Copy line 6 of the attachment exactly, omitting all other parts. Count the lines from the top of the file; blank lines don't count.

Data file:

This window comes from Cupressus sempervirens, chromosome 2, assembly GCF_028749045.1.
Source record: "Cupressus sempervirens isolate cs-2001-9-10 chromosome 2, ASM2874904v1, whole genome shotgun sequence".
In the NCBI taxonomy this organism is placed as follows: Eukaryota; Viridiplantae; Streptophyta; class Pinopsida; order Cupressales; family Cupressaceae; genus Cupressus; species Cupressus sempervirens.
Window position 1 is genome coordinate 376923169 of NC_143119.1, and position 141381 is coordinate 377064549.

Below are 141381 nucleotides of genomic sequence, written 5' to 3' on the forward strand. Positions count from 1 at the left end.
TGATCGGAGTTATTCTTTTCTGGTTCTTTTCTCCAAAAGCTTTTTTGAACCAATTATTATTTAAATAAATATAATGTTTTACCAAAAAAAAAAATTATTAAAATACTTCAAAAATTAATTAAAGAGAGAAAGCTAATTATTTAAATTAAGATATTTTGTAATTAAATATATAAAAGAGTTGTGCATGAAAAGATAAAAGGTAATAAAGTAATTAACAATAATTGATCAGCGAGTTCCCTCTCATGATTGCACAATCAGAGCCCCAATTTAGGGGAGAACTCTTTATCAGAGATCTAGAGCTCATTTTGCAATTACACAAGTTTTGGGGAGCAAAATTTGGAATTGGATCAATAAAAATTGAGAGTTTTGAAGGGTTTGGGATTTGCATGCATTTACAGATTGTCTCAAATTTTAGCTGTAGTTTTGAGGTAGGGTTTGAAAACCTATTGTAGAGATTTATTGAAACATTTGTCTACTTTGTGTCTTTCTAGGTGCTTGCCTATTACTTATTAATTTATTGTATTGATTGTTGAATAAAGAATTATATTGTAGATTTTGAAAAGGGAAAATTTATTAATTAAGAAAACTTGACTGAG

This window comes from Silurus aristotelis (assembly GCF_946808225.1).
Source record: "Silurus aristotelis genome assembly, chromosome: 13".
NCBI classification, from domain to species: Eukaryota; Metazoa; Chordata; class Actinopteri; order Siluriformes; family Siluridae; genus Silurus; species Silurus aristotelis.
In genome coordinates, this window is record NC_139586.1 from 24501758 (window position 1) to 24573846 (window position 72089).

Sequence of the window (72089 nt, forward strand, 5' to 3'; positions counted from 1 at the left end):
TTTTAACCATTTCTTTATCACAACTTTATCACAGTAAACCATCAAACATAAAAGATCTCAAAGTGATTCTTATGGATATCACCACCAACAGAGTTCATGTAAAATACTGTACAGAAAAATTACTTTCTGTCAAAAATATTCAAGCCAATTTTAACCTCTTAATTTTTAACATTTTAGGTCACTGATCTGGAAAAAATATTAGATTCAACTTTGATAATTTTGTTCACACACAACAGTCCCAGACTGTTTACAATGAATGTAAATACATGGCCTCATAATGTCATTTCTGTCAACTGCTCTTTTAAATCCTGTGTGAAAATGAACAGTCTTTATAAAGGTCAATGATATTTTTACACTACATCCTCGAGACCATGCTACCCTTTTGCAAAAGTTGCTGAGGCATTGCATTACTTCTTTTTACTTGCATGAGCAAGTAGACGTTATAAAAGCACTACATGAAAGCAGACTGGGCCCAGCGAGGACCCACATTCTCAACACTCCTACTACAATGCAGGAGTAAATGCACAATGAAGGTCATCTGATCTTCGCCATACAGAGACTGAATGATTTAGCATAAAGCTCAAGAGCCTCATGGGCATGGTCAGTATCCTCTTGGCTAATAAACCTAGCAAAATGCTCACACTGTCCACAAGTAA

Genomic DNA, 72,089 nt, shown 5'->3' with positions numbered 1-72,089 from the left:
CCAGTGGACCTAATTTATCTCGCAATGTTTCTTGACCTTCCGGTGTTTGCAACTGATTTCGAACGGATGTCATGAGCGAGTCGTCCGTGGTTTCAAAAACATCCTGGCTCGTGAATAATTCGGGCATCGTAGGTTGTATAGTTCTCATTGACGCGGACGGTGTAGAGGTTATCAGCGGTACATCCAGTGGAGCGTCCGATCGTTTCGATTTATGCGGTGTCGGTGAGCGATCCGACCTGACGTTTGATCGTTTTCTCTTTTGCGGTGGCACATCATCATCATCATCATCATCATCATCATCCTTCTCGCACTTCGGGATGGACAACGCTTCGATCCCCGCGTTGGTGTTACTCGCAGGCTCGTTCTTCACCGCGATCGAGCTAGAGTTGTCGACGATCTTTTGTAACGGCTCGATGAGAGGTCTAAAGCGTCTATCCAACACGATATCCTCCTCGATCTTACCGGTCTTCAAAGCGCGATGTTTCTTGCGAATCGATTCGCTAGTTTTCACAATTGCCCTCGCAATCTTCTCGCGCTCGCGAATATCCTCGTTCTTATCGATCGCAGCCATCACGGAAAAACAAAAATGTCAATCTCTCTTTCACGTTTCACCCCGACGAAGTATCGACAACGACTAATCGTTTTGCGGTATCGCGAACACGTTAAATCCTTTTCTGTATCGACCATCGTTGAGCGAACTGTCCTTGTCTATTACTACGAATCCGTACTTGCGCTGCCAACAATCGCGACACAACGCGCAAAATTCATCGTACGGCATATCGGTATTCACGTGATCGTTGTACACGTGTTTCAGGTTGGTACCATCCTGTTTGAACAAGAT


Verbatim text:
TGATCGGAGTTATTCTTTTCTGGTTCTTTTCTCCAAAAGCTTTTTTGAACCAATTATTATTTAAATAAATATAATGTTTTACCAAAAAAAAAAATTATTAAAATACTTCAAAAATTAATTAAAGAGAGAAAGCTAATTATTTAAATTAAGATATTTTGTAATTAAATATATAAAAGAGTTGTGCATGAAAAGATAAAAGGTAATAAAGTAATTAACAATAATTGATCAGCGAGTTCCCTCTCATGATTGCACAATCAGAGCCCCAATTTAGGGGAGAACTCTTTATCAGAGATCTAGAGCTCATTTTGCAATTACACAAGTTTTGGGGAGCAAAATTTGGAATTGGATCAATAAAAATTGAGAGTTTTGAAGGGTTTGGGATTTGCATGCATTTACAGATTGTCTCAAATTTTAGCTGTAGTTTTGAGGTAGGGTTTGAAAACCTATTGTAGAGATTTATTGAAACATTTGTCTACTTTGTGTCTTTCTAGGTGCTTGCCTATTACTTATTAATTTATTGTATTGATTGTTGAATAAAGAATTATATTGTAGATTTTGAAAAGGGAAAATTTATTAATTAAGAAAACTTGACTGAG